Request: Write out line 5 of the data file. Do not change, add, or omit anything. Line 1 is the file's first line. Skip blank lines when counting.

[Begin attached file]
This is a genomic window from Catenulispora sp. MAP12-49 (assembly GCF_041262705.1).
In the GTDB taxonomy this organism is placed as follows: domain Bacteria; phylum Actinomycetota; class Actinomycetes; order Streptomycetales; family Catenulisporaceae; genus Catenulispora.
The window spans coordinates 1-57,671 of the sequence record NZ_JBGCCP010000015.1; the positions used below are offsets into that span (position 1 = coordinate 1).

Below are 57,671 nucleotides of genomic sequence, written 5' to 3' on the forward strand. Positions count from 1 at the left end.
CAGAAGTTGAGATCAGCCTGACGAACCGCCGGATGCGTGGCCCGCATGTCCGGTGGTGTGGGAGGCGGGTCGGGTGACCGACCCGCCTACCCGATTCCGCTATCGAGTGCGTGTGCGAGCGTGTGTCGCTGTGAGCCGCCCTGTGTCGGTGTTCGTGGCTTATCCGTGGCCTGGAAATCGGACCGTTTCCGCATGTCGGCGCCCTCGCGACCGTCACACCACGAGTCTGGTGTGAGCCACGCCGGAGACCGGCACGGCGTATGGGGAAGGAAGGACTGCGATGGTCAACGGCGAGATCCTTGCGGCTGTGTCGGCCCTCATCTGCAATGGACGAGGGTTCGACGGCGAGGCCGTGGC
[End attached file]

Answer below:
CAGAAGTTGAGATCAGCCTGACGAACCGCCGGATGCGTGGCCCGCATGTCCGGTGGTGTGGGAGGCGGGTCGGGTGACCGACCCGCCTACCCGATTCCGCTATCGAGTGCGTGTGCGAGCGTGTGTCGCTGTGAGCCGCCCTGTGTCGGTGTTCGTGGCTTATCCGTGGCCTGGAAATCGGACCGTTTCCGCATGTCGGCGCCCTCGCGACCGTCACACCACGAGTCTGGTGTGAGCCACGCCGGAGACCGGCACGGCGTATGGGGAAGGAAGGACTGCGATGGTCAACGGCGAGATCCTTGCGGCTGTGTCGGCCCTCATCTGCAATGGACGAGGGTTCGACGGCGAGGCCGTGGC